In this episode, I’ll discuss the benefits of a pharmacy-driven medication history.
The concept of specialization in medicine to achieve superior results has been prevalent for more than 100 years and is rarely subjected to scrutiny. However with a modern focus on evidence-based medicine, to change the way a long-established practice is done usually requires peer-reviewed evidence.
To a pharmacist, it makes sense that pharmacy-driven medication histories for patients admitted to the hospital would provide benefits to patients in the same way that having a cardiologist manage heart failure over a generalist would to a heart failure patient. But to change the way an established process such as taking a medication history is done and to shift hospital resources to facilitate this is difficult to do without peer-reviewed evidence of some sort.
A group of pharmacists from Boston, Massachusetts recently published their comparison of inpatients who received a pharmacy-driven medication history to those who did not in AJHP.
Over 11,000 general medical patients were analyzed in this retrospective review and approximately 1 patient received a medication history by a pharmacy-trained personnel such as a pharmacist, resident, intern, student, or technician for every 4 patients who did not.
The authors used inverse probability treatment weighting in an attempt to adjust for possible confounding errors in the data. To do this the authors assessed 52 possible covariates used logistic regression to create a propensity score for each patient, and weighted each patient based on this score to remove confounding.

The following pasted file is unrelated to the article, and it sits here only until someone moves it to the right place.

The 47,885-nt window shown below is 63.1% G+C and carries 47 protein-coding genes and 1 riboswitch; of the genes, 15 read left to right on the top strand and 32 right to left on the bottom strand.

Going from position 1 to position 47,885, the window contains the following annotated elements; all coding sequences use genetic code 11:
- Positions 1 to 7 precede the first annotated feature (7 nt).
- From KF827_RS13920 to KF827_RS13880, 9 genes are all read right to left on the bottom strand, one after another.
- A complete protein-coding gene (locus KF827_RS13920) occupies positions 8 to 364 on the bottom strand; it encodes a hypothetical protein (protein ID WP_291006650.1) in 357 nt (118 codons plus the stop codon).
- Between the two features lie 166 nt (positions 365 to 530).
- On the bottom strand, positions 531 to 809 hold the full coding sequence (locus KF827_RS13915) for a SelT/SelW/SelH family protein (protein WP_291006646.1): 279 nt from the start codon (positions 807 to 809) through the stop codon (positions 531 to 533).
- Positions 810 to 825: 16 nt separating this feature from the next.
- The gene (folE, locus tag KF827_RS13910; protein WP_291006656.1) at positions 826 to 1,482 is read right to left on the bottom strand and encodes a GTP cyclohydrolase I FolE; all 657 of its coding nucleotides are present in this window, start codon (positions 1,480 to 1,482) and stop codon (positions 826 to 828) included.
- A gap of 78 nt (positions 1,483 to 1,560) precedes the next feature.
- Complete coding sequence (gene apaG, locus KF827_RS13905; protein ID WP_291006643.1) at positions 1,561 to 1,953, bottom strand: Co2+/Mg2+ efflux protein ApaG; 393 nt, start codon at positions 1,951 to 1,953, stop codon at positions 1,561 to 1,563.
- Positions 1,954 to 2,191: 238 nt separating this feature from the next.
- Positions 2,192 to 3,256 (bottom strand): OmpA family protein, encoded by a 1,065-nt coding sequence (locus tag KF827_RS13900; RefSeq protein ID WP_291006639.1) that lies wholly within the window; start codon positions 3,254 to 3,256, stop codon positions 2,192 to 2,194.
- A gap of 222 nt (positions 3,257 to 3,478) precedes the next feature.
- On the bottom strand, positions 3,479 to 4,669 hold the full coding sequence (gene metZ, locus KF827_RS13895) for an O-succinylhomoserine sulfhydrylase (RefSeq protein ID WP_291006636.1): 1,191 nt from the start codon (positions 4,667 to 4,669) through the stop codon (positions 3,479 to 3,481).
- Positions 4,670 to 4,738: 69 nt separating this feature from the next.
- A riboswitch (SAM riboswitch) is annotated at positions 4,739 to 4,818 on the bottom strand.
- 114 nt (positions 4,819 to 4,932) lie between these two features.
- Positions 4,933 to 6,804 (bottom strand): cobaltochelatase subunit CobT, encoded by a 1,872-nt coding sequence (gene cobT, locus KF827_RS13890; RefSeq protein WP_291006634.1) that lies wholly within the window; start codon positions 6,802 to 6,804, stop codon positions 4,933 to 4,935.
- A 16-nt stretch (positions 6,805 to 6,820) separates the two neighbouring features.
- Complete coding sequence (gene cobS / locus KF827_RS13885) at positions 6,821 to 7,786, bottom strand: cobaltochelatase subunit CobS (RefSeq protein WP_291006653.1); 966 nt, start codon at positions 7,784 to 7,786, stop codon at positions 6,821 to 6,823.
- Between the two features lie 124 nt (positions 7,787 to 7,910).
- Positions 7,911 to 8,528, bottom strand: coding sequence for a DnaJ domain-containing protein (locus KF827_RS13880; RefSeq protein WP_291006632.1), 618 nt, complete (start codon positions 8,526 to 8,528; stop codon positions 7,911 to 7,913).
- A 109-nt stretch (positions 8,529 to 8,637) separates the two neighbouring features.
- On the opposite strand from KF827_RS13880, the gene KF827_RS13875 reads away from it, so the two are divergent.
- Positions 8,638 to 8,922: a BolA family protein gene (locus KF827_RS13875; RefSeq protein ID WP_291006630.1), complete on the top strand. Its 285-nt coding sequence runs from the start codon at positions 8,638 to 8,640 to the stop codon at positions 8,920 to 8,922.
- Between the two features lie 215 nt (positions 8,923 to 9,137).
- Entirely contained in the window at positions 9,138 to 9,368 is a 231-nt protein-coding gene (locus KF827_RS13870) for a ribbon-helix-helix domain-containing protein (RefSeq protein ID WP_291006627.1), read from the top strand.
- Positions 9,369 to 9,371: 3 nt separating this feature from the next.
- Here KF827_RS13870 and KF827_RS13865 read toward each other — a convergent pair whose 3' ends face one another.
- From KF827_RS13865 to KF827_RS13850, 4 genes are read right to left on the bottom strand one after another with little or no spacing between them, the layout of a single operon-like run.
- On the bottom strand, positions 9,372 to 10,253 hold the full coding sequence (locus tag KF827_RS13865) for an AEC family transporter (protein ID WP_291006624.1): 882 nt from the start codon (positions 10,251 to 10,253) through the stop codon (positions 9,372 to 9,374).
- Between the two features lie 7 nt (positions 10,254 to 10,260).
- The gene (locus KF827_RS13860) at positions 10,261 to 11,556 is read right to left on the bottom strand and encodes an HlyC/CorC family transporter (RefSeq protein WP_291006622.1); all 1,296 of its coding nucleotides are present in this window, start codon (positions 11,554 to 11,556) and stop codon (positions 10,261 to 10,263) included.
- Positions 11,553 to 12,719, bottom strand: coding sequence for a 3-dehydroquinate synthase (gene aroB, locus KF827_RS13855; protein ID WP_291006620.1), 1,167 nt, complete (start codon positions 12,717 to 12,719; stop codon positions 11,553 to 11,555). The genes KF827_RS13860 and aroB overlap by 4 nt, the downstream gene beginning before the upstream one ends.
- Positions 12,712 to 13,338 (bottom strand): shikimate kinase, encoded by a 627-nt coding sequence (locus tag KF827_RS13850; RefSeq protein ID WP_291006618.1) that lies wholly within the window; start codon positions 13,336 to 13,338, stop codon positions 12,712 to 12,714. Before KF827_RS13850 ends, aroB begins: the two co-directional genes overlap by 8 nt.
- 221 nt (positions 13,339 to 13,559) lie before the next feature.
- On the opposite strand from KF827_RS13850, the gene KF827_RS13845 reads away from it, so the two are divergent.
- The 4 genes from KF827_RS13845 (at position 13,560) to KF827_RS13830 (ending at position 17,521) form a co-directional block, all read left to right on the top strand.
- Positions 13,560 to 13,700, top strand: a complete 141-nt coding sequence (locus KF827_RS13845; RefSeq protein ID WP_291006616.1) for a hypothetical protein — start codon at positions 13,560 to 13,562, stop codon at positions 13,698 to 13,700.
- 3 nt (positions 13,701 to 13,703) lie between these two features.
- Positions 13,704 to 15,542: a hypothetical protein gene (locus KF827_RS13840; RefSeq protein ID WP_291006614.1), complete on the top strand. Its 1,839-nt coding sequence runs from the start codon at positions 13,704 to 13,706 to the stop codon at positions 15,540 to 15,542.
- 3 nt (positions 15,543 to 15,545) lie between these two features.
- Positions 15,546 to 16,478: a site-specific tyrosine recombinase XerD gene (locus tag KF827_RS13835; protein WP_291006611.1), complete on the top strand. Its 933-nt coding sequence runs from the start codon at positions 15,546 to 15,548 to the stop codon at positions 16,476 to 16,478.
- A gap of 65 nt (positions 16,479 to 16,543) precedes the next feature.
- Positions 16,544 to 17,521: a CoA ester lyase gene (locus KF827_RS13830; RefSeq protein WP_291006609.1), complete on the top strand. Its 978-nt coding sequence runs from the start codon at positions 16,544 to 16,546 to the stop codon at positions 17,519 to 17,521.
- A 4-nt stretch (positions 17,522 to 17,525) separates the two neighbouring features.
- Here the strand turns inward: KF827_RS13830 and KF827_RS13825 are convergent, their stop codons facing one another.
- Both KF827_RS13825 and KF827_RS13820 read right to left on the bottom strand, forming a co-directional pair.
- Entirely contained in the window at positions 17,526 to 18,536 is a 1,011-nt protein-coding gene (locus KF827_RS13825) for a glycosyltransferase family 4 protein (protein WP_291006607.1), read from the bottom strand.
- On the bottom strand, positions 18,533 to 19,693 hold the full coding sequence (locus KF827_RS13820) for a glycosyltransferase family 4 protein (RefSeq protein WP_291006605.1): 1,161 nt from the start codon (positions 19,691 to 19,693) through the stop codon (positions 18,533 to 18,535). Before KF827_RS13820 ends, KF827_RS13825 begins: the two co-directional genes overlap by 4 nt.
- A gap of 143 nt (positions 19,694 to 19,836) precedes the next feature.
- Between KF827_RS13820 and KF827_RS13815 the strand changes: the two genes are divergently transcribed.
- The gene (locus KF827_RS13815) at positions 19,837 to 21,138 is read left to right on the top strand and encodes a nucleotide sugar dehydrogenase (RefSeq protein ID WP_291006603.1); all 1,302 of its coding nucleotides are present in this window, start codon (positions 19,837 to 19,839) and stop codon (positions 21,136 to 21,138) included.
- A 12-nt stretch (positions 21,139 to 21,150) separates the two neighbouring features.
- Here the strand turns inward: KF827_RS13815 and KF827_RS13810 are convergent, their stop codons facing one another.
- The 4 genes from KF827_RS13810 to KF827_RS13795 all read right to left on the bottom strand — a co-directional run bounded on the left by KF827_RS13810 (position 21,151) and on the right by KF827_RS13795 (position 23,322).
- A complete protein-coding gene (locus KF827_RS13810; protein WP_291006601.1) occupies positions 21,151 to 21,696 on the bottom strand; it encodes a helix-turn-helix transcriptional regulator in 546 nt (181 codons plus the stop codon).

The authors assessed the outcomes of length of stay (LOS), in-hospital mortality, and both 7-day and 30-day unplanned readmissions.
After adjustments, the length of stay in the pharmacy-driven medication history group was about 16 hours less compared to the group who did not have a pharmacy-driven medication history. This difference was statistically significant.
After adjustments, the in-hospital mortality rate in the pharmacy-driven medication history group was 2.34% compared to 3.72% for the group who did not have a pharmacy-driven medication history. This difference was also statistically significant with an odds ratio of 0.62.
There were no differences in the rates of 7-day and 30-day unplanned readmissions between groups.
The authors concluded:
Patients admitted to the general medicine service who had their medication history obtained by PTs during a pharmacy-driven quality improvement initiative had shorter lengths of stay and lower in-hospital mortality, but the intervention had no significant effect on all-cause 7- and 30-day readmissions. Our findings support the premise that obtaining an accurate medication history on admission is paramount to high-quality, efficient, and safe patient care.
The authors encouraged other research to be done in this area, given that their hospital is a large “quaternary care academic medical center that cares for complex medicine patients, and thus the observed results may not be generalizable to other settings.”
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If you like this post, check out my book – A Pharmacist’s Guide to Inpatient Medical Emergencies: How to respond to code blue, rapid response calls, and other medical emergencies.